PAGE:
LONDON - Seven years in the making, costing £9.3 billion (S$18 billion) and featuring 10,490 athletes, the London Olympics opens Friday with 302 gold medals to be won and hard-fought reputations at stake.
The Olympic Stadium and Aquatics Centre in London's East End will host Beijing super-heroes Usain Bolt and Michael Phelps, who tore up the history books in 2008.
On the other side of the city, Roger Federer, Novak Djokovic and Serena Williams will be the headline acts as Wimbledon welcomes the heavyweight tennis talent.
In between, Horse Guards Parade, within walking distance of Downing Street and the Houses of Parliament, hosts beach volleyball and Wembley Stadium will stage the football final.
Even Lord's, the home of cricket, gets involved, opening its doors to the world's best archers.
On the track, Bolt, a triple gold-medallist in Beijing in the 100m, 200m and 4x100m relay, faces a mouthwatering showdown with Jamaican team-mate Yohan Blake in the 100m final on August 5.
Bolt holds the world record of 9.58sec but Blake is the world champion and the in-form sprinter this season, getting the better of his senior partner in the Jamaican trials last month.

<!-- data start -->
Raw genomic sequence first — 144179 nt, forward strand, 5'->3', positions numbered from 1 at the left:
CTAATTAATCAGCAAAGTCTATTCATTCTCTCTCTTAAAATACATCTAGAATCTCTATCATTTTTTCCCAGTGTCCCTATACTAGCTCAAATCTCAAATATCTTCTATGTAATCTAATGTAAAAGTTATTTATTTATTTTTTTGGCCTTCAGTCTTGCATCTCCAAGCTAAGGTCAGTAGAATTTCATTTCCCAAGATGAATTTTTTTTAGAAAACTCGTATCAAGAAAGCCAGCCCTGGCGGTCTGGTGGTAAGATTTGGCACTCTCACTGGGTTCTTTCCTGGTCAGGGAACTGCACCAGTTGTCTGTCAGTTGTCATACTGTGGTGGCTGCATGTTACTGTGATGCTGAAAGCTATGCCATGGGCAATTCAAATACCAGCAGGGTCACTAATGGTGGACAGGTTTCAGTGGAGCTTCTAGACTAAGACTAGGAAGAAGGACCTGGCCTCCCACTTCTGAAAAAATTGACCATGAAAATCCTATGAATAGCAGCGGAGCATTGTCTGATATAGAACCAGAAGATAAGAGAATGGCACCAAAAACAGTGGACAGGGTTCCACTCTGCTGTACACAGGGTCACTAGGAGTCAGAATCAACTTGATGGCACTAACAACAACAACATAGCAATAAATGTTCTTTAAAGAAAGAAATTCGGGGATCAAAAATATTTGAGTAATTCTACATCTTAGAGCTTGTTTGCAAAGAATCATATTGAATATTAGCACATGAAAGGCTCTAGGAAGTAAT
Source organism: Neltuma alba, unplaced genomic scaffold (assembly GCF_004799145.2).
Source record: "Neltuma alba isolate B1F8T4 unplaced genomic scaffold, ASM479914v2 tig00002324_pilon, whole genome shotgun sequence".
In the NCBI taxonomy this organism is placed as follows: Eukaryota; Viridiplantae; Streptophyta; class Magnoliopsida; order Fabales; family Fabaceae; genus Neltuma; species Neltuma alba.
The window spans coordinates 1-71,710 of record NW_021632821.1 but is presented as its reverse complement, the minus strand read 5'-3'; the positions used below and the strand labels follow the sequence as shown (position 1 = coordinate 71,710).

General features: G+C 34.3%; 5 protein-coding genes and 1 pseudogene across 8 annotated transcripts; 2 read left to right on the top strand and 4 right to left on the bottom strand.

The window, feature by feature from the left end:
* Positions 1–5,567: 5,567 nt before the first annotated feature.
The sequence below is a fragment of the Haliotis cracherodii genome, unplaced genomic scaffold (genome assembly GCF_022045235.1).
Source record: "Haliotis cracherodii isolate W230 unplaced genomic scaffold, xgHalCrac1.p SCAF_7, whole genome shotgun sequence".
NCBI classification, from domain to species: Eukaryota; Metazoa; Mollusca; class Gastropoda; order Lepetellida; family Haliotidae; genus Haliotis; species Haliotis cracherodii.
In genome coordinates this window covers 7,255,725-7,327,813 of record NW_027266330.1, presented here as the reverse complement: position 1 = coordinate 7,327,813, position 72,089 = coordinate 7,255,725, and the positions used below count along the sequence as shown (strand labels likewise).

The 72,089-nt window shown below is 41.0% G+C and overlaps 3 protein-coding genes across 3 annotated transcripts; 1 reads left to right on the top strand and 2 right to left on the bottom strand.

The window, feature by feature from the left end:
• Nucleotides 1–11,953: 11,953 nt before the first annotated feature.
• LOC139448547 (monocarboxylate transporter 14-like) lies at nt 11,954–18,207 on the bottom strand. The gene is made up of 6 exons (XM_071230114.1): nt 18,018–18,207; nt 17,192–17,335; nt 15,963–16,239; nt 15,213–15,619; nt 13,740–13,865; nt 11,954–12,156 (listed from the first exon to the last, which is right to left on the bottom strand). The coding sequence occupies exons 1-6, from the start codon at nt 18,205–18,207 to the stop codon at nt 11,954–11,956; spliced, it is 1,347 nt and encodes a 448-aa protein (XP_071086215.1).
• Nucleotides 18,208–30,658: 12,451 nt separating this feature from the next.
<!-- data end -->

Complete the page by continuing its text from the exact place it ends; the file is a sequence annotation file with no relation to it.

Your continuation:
In the pool, Phelps, whose eight golds in Beijing took his medal tally to 14, needs five more to surpass the all-time record of 18 set by Soviet gymnast Larisa Latynina between 1956 and 1964.
"Obviously, we always want to do our best and swim the fastest, they are the main objectives," said Phelps, who will compete in seven events.
Like Bolt, the 27-year-old Phelps also faces a national rival in the shape of Ryan Lochte, a triple Olympic champion, who can put a huge hole in his rival's dreams when the two clash in the 200m and 400m medleys.
Elsewhere in the pool, eyes will also be on precocious Missy Franklin, just 17 and also racing seven events, and Australian sensation James Magnussen.
Dubbed 'The Missile', Magnussen is the 100m freestyle world champion and earlier this year swam that event's fastest ever time without the aid of the now-banned, drag-reducing 'super suits'.
Other athletics stars include Russian polevault queen Yelena Isinbayeva, Kenya's David Rudisha in the 800m and Ethiopia's Kenenisa Bekele, the 5,000m and 10,000m champion in Beijing.
South Africa's Oscar Pistorius, known as 'Blade Runner' because he runs with carbon fibre prosthetic running blades, will make history as the first double amputee athlete to compete at an Olympics.
At the velodrome, Bradley Wiggins, fresh from his historic Tour de France triumph, will fire up home hopes.